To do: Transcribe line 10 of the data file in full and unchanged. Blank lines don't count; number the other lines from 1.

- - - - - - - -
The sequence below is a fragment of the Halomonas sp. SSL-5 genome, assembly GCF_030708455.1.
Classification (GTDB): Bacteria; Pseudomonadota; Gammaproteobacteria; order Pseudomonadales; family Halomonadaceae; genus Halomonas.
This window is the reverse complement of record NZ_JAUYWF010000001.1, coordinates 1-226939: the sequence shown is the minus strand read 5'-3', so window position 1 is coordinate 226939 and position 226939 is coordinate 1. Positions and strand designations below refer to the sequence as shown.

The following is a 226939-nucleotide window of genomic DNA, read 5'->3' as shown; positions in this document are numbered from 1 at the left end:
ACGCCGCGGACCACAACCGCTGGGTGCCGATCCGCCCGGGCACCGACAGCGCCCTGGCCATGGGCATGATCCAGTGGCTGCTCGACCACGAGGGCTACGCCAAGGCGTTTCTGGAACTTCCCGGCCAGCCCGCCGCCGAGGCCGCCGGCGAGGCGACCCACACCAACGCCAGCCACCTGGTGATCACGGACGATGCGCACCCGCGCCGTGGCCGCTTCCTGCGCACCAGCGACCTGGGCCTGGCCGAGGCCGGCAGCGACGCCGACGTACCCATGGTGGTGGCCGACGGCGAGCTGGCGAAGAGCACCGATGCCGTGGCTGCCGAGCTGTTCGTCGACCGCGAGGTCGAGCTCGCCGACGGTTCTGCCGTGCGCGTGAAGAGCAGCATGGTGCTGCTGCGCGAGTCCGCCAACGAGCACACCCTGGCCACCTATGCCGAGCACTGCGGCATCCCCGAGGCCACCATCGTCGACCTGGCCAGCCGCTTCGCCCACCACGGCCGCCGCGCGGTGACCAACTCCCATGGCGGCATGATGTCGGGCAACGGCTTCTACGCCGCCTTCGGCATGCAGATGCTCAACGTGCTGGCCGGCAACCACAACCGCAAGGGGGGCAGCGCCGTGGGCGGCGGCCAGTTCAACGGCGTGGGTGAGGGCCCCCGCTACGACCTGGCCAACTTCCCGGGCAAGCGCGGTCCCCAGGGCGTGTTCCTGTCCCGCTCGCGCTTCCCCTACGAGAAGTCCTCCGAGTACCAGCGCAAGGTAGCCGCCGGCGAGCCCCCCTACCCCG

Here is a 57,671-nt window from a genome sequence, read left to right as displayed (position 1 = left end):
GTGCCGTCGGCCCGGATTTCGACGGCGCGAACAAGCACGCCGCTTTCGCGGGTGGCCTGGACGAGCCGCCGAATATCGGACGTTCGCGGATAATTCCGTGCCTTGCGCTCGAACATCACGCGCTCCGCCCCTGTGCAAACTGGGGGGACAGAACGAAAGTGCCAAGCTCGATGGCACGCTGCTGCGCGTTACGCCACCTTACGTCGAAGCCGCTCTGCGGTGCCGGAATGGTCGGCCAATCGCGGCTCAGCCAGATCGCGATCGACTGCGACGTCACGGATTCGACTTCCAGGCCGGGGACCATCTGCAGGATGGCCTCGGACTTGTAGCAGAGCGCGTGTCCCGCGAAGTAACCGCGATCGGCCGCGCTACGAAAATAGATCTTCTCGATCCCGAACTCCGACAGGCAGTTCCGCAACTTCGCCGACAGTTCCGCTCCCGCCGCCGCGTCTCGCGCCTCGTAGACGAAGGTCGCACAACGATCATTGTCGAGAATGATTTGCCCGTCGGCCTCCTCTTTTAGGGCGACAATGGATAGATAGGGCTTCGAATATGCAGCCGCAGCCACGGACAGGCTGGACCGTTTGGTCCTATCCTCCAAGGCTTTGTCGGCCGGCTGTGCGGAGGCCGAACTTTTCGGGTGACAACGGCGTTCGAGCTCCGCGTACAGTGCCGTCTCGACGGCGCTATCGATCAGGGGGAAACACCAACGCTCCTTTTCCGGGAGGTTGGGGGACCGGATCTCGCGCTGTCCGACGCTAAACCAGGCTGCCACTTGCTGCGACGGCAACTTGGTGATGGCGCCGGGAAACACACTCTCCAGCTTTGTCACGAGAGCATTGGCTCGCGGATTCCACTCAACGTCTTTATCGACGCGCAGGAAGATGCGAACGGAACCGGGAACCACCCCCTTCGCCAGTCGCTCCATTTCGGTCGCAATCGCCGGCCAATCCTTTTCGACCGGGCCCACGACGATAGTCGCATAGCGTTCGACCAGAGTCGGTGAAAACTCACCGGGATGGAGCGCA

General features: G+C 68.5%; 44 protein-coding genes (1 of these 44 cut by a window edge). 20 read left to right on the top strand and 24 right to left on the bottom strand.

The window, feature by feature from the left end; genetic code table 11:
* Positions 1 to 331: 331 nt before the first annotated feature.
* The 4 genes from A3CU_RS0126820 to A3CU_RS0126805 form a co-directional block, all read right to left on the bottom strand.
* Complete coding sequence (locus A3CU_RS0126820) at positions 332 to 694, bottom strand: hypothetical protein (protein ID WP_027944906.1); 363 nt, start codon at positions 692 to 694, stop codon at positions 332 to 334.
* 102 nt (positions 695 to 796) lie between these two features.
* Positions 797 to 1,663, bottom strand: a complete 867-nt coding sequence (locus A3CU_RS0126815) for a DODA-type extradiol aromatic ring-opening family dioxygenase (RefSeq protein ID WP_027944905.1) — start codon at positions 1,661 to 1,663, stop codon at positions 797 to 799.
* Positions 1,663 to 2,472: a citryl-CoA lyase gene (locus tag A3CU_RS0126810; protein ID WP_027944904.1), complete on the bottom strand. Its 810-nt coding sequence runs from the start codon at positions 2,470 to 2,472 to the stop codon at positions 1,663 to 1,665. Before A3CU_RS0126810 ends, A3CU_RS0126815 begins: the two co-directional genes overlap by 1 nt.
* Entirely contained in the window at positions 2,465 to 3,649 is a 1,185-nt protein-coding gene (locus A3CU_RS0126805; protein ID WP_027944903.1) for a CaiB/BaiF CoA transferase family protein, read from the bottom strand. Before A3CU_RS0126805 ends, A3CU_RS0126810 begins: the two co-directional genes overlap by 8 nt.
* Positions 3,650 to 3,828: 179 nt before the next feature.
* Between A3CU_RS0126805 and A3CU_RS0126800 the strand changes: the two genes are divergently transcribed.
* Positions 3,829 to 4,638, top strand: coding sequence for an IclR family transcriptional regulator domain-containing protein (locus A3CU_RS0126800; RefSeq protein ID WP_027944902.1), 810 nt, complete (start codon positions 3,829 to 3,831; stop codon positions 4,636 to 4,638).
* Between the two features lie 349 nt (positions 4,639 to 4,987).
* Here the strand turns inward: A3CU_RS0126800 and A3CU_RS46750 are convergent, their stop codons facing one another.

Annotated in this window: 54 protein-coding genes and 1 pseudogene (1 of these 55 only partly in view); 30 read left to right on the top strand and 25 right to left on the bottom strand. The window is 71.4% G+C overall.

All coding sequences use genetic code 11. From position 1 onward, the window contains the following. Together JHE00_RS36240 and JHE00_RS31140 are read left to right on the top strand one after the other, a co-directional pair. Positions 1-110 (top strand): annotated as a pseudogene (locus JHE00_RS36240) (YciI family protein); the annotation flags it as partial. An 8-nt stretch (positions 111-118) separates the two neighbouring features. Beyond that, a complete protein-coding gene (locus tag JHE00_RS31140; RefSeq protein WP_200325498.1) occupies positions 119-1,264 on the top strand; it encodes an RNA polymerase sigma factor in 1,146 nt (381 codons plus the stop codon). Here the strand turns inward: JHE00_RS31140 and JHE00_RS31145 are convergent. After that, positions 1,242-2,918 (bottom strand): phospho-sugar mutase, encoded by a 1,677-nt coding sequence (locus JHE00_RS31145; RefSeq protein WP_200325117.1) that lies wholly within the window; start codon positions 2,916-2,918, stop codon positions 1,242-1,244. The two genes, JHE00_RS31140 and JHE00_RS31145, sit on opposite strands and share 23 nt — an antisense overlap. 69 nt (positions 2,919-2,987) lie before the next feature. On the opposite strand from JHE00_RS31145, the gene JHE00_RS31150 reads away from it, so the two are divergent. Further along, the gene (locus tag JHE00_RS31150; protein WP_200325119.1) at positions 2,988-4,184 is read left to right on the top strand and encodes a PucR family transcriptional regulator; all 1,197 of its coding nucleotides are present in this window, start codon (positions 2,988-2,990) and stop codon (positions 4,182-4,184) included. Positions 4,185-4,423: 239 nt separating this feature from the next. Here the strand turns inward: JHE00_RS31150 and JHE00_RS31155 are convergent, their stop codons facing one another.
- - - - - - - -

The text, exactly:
* Positions 1 to 331: 331 nt before the first annotated feature.